Health ministers and senior officials representing the 37 countries and areas under the WHO Western Pacific, were recently in Manila for the 70th Regional Committee Meeting for the Western Pacific.
The area’s regional director, Takeshi Kasai, said that an action plan is required. “Obviously, our region takes this very seriously. This is the only region where all the member-states have ratified the Framework Convention on Tobacco Control (FCTC) but still we can fall short,” Kasai noted.
The FCTC seems to ignore all scientific data in favour of using e-cigs as harm reduction tools and considers the proven safer vaping and/or smokeless tobacco products, as deadly as regular cigarettes.
Sadly, the FCTC seems to ignore all the scientific data in favour of using vaping products as harm reduction tools and considers the proven safer vaping and/or smokeless tobacco products to be as deadly as cigarettes. Kasai added that the WHO is developing a regional action plan for tobacco control. “We hope member-states would discuss this issue this week very seriously so we can move forward to control these new areas.”
The regional director said that five people die every minute in the Western Pacific Region due to tobacco-related illnesses, leaving out an important detail: vaping products should actually be considered as part of the solution rather than part of the problem.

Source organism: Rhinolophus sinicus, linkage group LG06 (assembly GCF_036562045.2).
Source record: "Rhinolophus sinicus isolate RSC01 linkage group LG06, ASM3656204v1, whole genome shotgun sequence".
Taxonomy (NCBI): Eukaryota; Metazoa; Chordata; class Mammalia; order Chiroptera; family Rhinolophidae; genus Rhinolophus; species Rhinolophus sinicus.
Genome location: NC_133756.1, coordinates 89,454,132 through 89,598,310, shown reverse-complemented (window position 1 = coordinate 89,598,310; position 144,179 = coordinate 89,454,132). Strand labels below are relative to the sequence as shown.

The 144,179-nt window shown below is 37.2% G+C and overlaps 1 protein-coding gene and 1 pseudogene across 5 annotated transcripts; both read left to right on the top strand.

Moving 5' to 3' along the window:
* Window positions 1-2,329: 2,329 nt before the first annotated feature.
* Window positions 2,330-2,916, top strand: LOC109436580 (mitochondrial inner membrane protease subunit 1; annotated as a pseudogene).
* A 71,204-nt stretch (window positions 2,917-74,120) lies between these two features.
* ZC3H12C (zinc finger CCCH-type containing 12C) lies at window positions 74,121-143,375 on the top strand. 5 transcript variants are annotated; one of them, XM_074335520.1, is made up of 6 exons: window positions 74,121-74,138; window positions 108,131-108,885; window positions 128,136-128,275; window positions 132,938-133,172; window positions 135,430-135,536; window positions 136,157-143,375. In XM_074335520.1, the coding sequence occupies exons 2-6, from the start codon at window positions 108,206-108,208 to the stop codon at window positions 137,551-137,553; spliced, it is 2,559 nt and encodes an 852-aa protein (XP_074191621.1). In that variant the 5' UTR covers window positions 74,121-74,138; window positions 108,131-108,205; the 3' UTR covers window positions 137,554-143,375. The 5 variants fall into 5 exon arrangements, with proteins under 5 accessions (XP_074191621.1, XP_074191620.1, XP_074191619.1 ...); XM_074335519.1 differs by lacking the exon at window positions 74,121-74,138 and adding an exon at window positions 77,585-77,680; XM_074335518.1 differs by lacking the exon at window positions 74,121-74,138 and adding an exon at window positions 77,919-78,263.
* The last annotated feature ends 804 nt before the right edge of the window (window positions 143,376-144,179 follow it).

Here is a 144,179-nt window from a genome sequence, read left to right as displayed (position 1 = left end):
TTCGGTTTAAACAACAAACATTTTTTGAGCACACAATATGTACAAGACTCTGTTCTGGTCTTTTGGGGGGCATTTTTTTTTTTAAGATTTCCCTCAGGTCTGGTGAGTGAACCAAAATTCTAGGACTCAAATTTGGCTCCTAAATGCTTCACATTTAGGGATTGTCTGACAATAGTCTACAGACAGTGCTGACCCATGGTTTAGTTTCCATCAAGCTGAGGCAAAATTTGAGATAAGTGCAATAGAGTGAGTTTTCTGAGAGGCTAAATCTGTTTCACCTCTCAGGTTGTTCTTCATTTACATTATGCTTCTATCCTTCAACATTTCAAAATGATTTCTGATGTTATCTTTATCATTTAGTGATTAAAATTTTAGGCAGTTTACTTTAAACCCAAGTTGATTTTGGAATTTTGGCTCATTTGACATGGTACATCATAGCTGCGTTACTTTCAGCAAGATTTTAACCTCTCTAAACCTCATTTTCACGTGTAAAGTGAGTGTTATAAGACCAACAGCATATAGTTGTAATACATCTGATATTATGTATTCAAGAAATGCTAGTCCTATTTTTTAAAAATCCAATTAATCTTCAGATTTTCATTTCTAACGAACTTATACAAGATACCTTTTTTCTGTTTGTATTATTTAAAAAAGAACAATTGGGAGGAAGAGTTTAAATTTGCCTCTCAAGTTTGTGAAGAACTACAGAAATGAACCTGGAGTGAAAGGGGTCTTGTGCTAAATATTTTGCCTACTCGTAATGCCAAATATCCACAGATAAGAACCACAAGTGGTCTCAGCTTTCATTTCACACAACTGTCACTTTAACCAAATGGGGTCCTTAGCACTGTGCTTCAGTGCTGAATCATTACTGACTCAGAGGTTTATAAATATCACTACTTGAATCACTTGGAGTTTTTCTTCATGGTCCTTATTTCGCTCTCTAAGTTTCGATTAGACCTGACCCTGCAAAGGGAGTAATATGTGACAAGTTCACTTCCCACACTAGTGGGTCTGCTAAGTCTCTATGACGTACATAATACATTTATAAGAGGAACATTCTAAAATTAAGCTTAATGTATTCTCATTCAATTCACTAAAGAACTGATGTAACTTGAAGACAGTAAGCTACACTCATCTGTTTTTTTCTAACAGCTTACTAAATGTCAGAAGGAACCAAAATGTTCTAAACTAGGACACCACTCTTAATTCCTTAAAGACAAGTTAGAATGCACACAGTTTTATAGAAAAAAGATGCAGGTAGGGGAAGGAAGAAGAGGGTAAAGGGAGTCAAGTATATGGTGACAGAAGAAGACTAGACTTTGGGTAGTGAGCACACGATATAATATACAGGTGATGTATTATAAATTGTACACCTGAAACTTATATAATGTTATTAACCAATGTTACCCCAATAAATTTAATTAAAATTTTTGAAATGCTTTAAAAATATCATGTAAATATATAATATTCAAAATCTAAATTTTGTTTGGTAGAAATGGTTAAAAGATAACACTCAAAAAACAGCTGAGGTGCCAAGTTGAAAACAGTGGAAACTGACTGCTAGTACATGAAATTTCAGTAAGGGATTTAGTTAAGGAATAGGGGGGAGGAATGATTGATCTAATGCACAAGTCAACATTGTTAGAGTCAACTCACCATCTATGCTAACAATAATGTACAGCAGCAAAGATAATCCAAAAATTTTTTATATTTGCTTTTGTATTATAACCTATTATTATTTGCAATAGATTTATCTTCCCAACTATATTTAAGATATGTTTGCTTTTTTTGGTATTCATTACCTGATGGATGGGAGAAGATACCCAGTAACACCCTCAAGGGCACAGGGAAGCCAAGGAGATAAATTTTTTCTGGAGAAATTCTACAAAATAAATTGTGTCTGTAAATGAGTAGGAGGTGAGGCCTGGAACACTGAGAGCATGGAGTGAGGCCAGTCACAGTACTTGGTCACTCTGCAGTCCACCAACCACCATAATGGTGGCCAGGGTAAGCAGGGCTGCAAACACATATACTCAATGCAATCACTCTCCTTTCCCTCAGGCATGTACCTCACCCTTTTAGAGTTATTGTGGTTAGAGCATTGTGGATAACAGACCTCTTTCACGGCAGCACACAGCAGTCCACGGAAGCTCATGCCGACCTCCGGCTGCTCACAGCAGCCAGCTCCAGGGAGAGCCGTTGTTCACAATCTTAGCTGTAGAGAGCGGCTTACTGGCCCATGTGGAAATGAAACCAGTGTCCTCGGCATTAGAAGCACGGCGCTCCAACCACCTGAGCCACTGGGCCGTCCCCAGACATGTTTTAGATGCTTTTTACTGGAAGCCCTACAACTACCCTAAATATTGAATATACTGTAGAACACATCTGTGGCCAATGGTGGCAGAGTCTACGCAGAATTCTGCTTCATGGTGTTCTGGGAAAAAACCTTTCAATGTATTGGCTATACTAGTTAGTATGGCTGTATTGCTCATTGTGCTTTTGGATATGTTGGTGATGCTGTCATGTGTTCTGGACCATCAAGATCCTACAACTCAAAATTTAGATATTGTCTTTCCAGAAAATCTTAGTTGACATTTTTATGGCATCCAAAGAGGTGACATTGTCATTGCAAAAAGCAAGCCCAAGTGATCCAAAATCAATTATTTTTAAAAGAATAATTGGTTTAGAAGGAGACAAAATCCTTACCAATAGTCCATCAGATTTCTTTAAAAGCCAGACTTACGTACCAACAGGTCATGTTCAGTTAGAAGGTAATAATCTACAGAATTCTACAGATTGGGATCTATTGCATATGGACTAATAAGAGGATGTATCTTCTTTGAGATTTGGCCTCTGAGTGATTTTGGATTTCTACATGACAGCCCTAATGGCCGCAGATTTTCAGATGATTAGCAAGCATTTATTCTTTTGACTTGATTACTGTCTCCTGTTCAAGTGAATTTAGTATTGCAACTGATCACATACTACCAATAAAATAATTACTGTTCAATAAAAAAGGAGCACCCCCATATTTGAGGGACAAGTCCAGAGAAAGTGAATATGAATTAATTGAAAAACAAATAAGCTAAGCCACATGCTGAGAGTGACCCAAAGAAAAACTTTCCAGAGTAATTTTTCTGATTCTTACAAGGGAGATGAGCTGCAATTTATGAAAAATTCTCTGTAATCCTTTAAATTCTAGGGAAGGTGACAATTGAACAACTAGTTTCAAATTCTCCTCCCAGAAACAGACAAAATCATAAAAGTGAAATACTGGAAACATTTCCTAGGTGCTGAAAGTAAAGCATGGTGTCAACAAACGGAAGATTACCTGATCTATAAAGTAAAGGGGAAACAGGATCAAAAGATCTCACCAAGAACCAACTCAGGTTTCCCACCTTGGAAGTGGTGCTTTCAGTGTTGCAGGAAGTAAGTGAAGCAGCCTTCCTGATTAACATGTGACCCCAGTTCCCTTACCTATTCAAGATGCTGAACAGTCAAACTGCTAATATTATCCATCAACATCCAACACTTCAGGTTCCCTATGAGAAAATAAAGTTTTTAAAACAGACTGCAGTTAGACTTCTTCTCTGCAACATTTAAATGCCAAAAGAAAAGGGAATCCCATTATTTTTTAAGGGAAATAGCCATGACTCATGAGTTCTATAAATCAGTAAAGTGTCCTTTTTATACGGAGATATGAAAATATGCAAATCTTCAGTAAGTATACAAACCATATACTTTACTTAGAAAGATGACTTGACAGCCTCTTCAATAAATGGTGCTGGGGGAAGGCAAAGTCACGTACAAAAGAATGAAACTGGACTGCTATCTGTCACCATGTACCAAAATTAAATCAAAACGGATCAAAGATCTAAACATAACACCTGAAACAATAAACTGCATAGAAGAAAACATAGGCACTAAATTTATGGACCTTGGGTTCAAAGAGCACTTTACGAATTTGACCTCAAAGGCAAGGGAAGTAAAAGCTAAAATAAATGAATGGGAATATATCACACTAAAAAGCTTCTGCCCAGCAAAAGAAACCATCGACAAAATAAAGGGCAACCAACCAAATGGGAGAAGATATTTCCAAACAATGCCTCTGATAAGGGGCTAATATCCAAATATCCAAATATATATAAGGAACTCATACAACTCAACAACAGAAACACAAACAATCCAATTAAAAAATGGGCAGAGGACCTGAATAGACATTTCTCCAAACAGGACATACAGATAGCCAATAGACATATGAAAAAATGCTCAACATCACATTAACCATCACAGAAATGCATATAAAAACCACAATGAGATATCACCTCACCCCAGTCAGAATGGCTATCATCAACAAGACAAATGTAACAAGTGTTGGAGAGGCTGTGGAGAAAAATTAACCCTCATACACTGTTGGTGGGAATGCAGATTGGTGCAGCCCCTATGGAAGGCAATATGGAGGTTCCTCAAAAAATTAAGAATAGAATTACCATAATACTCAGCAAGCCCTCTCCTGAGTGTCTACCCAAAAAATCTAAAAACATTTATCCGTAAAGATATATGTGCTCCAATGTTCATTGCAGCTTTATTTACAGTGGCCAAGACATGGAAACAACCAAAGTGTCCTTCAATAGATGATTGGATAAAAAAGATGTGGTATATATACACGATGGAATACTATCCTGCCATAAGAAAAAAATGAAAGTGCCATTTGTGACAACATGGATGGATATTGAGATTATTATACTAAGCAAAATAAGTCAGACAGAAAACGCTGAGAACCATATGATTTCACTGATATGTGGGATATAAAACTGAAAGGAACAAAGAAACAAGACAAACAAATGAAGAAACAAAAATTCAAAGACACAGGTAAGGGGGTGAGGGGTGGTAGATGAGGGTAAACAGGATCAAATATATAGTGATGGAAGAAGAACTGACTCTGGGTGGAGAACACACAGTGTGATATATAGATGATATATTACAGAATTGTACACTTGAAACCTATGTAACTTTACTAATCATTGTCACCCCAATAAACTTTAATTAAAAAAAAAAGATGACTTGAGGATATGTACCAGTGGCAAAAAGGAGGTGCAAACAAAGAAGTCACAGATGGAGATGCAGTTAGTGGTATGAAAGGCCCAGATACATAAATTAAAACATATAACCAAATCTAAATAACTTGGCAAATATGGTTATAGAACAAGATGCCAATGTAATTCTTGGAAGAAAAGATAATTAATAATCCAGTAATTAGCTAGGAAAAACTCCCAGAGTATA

More misguided advice
Similarly, last Summer the WHO, urged smokers and governments to not trust claims about the relative safety of non-combustible products. “The tobacco industry has a long history of systemic, aggressive, sustained and well-resourced opposition to tobacco control measures,” said the WHO report, completely disregarding the fact that in most cases the vaping industry is not, and does not want to be affiliated with the tobacco industry.
“While some strategies are public and others more covert… all have the goal of weakening tobacco control,” added the WHO inaccurately. The seventh “WHO report on the global tobacco epidemic” insists that blocking the tobacco industry’s interference is critical to fight the smoking epidemic.
Read Further: Phil Star
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